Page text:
Brian Chesky, CEO and Co-founder of Airbnb
Mike Segar | Reuters
Shares were down about 9% after hours, despite what appeared to be a strong report, suggesting Wall Street was looking for faster growth and a revenue beat. The company also said it was impacted by flight cancellations at the end of the quarter.
Here are the key numbers:
- Earnings per share: $0.56 vs. $0.43 expected by analysts, according to Refinitiv.
- Revenue: $2.10 billion vs. $2.11 billion expected by analysts, according to Refinitiv.
Airbnb, like Uber, benefited from an increase in consumer spending on activities as opposed to goods. Revenue jumped 58% year-over-year to $2.1 billion helping to drive the company’s most profitable second quarter to date. Still, that growth was slower than it was last quarter when revenue surged 70% over the first quarter of 2020.
Airbnb reported net income of $379 million, up from a loss of $68 million in the year-ago quarter.
The company said it tightened spending at the height of the pandemic, which helped make it leaner and more focused, and that it’s adapted its business as travel continues to change. But it wasn’t entirely immune from a surge in canceled flights.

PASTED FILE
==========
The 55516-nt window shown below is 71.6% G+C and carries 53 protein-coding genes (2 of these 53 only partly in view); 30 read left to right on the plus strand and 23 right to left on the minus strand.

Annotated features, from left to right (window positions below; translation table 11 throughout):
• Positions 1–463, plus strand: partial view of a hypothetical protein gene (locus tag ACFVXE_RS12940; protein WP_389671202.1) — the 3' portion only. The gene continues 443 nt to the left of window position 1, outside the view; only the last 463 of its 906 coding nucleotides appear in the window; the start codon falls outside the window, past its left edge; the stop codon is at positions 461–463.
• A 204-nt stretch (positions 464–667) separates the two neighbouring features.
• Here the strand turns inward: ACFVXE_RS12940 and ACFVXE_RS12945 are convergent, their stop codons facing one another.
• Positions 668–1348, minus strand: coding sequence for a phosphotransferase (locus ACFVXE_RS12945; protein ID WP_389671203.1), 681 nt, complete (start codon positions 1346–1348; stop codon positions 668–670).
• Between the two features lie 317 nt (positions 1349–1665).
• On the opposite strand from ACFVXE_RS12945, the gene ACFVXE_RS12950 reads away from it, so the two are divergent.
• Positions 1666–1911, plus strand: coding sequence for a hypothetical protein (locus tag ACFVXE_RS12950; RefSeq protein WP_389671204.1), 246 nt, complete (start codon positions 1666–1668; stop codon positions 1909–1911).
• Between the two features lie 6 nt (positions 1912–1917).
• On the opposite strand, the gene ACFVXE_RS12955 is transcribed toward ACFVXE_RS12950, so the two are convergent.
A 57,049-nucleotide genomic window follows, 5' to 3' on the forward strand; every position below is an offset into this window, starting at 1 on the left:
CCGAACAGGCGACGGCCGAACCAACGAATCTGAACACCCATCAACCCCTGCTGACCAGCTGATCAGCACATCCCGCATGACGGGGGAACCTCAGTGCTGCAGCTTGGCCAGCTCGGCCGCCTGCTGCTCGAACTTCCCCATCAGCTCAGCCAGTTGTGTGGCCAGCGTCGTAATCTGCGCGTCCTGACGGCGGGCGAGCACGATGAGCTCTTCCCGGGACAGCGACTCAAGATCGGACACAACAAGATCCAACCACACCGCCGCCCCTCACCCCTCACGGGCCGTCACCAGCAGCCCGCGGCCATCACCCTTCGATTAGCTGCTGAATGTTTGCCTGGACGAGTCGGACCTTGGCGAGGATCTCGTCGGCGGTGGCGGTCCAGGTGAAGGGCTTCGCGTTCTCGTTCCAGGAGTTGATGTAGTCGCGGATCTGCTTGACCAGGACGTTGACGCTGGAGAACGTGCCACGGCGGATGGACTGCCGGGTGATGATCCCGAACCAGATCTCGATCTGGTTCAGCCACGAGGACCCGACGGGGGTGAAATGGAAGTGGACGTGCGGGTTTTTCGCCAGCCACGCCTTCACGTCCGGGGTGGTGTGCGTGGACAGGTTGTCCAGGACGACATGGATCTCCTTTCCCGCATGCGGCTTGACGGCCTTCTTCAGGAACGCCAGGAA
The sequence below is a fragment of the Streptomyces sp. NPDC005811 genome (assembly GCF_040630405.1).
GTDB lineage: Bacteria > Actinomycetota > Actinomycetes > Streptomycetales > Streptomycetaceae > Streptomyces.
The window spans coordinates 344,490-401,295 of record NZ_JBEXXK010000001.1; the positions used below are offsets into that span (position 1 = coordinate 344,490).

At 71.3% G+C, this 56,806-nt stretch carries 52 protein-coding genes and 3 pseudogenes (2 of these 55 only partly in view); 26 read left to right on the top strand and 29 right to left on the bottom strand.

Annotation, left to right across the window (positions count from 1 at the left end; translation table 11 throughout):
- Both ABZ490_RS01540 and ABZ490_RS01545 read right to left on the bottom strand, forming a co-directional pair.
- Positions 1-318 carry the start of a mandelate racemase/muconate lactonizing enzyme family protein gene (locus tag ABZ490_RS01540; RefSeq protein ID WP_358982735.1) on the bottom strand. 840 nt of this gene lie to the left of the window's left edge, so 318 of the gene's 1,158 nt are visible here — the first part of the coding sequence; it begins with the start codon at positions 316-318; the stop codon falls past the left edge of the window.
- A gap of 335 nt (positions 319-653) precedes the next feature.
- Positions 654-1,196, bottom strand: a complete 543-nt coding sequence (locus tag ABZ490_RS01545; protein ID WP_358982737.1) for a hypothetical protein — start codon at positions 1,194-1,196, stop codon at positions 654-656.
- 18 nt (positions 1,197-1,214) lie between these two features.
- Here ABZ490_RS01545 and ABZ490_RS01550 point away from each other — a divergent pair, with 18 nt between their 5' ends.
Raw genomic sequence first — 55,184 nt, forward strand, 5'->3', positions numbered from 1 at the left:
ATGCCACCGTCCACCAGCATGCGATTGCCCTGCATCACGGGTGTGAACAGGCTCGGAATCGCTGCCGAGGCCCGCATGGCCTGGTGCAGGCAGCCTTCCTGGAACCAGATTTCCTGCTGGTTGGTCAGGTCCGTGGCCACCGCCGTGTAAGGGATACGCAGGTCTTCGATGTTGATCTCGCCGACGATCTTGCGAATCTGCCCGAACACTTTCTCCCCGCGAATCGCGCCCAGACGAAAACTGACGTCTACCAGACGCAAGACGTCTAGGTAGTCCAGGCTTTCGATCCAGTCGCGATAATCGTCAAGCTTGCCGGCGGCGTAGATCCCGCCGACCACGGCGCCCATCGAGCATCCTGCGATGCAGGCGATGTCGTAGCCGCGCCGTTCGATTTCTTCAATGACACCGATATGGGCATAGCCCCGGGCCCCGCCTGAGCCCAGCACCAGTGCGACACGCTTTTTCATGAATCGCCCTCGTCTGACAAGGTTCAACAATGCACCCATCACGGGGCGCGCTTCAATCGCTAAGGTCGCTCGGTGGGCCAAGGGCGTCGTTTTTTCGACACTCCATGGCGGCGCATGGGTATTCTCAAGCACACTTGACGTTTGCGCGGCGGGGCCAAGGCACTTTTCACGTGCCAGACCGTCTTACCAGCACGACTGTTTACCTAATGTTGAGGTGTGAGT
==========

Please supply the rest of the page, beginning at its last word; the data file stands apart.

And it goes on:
“We did see some elevated cancellations in the back of the quarter relative to our forecast,” Airbnb CFO Dave Stephenson said on a call with investors. “We believe that some of the elevated cancellations were related to flight cancellations around the world, but it was mostly in North America towards the end of Q2 2022”
Airbnb anticipates record revenue during the third quarter despite headwinds from foreign exchange fluctuations, specifically the weakening euro versus the dollar. It guided third quarter revenue to land between $2.78 billion and $2.88 billion, ahead of StreetAccount’s $2.77 billion estimate. The company said it broke a single-day revenue record on July 4, which it says signals a strong summer season ahead.
For the second quarter, Airbnb reported more than 103 million nights and experiences booked. It’s the company’s largest quarterly number ever, but fell short StreetAccount estimates of 106.4 million nights and experiences booked.
Gross booking value, which Airbnb uses to track host earnings, service fees, cleaning fees and taxes, totaled $17 billion in the second quarter, up 27% year over year. That was slower than the 67% growth posted in the first quarter.
And while many companies are calling employees back to the office, long-term stays, where guests stay in a home for 28 days or more, remained Airbnb’s fastest-growing segment, with 25% growth over the year-ago quarter.
The company said gross nights booked for cross-border travel surpassed pre-pandemic levels during the quarter and doubled compared to the same quarter last year.
Average daily rates rose 40% when compared to pre-pandemic levels in 2019, reaching $164. That’s up 7% from the same quarter a year ago, excluding the effects of currency fluctuations. The company anticipates ADR to be flat in the third quarter on a year-over-year basis.